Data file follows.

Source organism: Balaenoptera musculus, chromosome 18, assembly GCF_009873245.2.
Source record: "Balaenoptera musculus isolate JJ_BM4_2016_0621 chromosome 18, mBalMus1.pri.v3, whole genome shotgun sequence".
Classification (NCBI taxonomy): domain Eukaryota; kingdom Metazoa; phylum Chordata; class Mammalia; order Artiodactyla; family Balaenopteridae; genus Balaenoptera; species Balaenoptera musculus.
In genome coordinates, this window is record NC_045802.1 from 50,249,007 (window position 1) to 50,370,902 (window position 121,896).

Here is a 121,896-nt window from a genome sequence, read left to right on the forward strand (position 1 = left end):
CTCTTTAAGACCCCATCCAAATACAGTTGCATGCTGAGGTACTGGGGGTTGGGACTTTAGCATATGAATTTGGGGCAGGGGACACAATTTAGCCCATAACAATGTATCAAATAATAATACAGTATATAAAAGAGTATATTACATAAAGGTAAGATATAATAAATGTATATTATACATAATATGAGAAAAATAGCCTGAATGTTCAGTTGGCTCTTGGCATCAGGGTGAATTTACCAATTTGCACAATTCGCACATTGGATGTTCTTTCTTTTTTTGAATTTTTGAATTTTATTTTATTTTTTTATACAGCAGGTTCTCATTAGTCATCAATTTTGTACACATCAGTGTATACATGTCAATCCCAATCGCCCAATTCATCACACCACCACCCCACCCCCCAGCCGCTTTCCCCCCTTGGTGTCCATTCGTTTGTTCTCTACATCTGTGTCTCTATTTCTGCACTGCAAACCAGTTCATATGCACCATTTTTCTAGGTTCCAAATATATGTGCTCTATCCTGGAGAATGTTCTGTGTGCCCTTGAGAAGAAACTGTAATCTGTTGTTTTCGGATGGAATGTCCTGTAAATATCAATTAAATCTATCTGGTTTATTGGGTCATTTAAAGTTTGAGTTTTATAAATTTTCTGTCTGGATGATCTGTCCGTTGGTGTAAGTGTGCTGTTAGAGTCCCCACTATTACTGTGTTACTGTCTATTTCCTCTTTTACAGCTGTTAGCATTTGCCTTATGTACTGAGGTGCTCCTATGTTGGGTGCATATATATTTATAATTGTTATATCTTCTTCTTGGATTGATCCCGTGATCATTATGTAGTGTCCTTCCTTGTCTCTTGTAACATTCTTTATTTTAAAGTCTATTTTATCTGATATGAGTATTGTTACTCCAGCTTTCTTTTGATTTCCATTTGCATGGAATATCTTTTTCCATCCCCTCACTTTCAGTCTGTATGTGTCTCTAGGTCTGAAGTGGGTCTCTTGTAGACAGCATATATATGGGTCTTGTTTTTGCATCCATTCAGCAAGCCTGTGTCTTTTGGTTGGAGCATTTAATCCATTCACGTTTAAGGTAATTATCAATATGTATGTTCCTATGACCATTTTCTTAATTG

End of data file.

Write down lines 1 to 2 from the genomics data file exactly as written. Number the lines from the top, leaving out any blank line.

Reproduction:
Source organism: Balaenoptera musculus, chromosome 18, assembly GCF_009873245.2.
Source record: "Balaenoptera musculus isolate JJ_BM4_2016_0621 chromosome 18, mBalMus1.pri.v3, whole genome shotgun sequence".